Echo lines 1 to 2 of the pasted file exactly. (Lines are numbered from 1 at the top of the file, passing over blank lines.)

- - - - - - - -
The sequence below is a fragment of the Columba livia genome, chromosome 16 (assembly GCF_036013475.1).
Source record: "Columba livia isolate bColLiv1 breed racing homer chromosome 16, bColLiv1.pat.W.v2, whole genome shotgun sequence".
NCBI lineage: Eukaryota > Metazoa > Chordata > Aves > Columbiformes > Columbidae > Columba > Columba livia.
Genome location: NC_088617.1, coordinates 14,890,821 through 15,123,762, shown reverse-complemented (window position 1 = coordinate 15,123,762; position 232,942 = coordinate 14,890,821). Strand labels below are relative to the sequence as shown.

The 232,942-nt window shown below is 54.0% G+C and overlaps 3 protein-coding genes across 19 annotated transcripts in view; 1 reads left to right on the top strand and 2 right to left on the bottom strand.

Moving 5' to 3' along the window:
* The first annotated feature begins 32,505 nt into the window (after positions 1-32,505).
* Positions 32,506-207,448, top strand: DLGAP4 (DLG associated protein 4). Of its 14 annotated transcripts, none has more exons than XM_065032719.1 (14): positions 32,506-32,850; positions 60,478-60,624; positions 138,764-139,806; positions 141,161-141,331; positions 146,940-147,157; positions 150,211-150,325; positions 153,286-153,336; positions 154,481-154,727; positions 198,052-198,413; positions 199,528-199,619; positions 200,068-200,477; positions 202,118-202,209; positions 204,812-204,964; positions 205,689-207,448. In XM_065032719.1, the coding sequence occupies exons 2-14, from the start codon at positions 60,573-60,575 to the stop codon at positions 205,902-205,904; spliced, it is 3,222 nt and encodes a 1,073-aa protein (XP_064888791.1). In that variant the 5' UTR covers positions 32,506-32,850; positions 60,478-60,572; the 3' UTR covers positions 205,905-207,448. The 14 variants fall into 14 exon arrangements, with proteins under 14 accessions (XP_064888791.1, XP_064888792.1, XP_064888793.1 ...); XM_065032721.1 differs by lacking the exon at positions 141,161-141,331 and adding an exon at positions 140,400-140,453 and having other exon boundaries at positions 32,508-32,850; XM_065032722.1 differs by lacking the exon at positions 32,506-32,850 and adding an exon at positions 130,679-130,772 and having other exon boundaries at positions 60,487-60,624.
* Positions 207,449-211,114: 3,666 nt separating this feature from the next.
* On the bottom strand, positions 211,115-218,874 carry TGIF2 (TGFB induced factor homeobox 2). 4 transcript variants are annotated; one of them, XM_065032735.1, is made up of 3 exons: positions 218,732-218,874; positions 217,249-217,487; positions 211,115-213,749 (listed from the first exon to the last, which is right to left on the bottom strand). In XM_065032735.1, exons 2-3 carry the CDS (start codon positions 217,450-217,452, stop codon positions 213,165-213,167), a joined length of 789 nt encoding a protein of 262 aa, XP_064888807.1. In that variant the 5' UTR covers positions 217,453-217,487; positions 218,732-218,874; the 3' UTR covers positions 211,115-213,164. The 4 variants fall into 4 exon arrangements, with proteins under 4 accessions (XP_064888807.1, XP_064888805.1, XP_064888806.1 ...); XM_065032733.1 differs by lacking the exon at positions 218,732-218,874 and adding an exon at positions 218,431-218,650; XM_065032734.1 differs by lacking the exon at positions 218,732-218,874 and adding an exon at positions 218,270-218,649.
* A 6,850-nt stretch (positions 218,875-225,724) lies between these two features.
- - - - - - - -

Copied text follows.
The sequence below is a fragment of the Columba livia genome, chromosome 16 (assembly GCF_036013475.1).
Source record: "Columba livia isolate bColLiv1 breed racing homer chromosome 16, bColLiv1.pat.W.v2, whole genome shotgun sequence".